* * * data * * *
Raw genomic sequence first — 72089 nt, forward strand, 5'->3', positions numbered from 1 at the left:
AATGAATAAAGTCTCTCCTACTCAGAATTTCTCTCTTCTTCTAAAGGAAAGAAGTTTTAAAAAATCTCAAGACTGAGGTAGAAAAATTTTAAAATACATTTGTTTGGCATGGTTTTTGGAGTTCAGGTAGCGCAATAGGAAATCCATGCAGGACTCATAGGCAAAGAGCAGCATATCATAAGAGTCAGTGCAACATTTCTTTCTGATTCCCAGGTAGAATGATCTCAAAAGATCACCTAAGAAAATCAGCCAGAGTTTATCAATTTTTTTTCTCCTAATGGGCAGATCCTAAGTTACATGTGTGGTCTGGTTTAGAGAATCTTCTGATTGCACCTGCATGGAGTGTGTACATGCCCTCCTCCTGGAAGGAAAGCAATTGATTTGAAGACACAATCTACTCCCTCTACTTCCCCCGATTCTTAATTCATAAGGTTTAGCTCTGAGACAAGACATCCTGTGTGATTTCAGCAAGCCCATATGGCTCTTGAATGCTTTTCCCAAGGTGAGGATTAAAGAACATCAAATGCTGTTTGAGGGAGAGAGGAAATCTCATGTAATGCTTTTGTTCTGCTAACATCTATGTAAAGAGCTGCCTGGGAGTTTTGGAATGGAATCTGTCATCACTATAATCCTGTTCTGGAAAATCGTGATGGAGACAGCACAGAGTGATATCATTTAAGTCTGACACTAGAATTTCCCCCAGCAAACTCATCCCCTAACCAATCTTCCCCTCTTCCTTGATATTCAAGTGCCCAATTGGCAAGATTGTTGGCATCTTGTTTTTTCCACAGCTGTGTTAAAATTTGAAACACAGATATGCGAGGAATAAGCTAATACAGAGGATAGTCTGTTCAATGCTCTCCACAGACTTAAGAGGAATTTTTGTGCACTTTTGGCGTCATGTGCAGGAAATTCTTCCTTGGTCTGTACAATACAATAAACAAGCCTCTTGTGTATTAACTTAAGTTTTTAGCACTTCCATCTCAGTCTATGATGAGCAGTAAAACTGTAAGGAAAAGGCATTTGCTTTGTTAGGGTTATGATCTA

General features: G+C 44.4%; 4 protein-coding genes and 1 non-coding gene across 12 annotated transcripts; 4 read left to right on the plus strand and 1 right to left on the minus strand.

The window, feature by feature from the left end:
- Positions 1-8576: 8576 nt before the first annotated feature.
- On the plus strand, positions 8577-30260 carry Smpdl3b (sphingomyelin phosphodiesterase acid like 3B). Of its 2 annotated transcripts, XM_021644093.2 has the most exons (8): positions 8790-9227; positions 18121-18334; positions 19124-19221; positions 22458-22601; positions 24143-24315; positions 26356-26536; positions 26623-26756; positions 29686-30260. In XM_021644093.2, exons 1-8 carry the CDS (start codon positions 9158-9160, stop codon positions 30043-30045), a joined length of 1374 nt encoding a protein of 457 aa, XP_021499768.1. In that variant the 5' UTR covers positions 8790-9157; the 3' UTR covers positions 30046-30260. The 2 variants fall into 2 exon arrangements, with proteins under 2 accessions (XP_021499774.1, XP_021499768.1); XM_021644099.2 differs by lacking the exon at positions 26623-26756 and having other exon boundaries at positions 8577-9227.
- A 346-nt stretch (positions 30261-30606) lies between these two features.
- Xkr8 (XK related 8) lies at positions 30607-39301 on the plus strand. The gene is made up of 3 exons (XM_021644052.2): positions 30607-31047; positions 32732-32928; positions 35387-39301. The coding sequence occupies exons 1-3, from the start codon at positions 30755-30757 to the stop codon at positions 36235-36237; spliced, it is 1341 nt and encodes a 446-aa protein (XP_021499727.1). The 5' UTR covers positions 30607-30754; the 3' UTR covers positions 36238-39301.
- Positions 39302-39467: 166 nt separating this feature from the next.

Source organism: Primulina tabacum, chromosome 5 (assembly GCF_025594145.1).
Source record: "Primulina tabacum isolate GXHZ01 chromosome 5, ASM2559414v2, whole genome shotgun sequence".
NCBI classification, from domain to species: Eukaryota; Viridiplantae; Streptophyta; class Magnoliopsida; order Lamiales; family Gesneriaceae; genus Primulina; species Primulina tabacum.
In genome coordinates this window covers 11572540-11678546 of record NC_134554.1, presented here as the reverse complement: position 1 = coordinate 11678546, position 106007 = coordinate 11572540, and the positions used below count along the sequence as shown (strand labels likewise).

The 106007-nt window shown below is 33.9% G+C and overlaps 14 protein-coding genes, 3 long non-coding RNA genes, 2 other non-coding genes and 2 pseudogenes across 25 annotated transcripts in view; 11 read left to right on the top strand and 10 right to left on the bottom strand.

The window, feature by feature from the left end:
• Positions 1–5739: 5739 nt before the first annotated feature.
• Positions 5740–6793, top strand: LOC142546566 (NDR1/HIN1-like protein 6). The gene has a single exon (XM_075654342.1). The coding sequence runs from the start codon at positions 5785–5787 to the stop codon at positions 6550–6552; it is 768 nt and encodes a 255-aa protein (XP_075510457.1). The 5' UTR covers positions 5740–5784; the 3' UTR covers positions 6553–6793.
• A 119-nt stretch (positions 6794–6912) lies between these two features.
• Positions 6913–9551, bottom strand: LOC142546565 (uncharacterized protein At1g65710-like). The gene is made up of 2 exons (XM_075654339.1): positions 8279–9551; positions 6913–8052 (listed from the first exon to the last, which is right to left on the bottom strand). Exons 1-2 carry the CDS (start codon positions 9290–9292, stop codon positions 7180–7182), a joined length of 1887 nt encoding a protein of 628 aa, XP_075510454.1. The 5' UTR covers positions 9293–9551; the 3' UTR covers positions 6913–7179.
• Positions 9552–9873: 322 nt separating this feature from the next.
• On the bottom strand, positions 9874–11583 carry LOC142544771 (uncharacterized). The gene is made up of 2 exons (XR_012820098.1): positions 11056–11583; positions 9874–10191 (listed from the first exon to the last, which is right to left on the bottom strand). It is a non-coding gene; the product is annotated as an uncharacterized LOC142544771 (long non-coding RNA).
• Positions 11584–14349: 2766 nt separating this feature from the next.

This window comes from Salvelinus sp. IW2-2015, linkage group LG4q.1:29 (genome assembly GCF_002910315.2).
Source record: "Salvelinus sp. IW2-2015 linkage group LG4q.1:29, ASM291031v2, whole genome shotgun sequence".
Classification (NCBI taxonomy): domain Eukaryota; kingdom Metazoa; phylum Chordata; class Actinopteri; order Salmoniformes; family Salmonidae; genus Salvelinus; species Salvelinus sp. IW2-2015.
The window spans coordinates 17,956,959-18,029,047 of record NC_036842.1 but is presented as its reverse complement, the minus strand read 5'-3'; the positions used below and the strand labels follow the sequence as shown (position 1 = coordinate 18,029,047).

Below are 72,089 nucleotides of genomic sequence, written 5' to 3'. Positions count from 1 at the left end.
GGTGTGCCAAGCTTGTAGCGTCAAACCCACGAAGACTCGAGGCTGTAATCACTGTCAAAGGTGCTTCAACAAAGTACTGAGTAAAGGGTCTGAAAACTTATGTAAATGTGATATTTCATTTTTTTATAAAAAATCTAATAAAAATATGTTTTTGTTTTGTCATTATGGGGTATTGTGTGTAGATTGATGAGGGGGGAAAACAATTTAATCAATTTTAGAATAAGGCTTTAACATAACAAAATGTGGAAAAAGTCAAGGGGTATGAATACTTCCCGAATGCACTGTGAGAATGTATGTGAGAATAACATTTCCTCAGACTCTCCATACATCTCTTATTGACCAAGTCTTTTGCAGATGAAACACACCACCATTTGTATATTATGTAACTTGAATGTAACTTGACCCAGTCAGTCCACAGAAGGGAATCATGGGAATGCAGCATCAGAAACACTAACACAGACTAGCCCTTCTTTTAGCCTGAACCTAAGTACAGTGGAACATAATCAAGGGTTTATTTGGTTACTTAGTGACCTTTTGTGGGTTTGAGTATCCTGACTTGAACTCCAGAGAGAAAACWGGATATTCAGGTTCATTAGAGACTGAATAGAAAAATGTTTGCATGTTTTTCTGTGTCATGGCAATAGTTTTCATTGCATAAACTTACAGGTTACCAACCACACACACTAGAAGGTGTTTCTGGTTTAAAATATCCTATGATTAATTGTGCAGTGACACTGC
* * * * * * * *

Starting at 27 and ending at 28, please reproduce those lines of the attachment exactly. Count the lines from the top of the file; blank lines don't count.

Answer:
Below are 72,089 nucleotides of genomic sequence, written 5' to 3'. Positions count from 1 at the left end.
GGTGTGCCAAGCTTGTAGCGTCAAACCCACGAAGACTCGAGGCTGTAATCACTGTCAAAGGTGCTTCAACAAAGTACTGAGTAAAGGGTCTGAAAACTTATGTAAATGTGATATTTCATTTTTTTATAAAAAATCTAATAAAAATATGTTTTTGTTTTGTCATTATGGGGTATTGTGTGTAGATTGATGAGGGGGGAAAACAATTTAATCAATTTTAGAATAAGGCTTTAACATAACAAAATGTGGAAAAAGTCAAGGGGTATGAATACTTCCCGAATGCACTGTGAGAATGTATGTGAGAATAACATTTCCTCAGACTCTCCATACATCTCTTATTGACCAAGTCTTTTGCAGATGAAACACACCACCATTTGTATATTATGTAACTTGAATGTAACTTGACCCAGTCAGTCCACAGAAGGGAATCATGGGAATGCAGCATCAGAAACACTAACACAGACTAGCCCTTCTTTTAGCCTGAACCTAAGTACAGTGGAACATAATCAAGGGTTTATTTGGTTACTTAGTGACCTTTTGTGGGTTTGAGTATCCTGACTTGAACTCCAGAGAGAAAACWGGATATTCAGGTTCATTAGAGACTGAATAGAAAAATGTTTGCATGTTTTTCTGTGTCATGGCAATAGTTTTCATTGCATAAACTTACAGGTTACCAACCACACACACTAGAAGGTGTTTCTGGTTTAAAATATCCTATGATTAATTGTGCAGTGACACTGC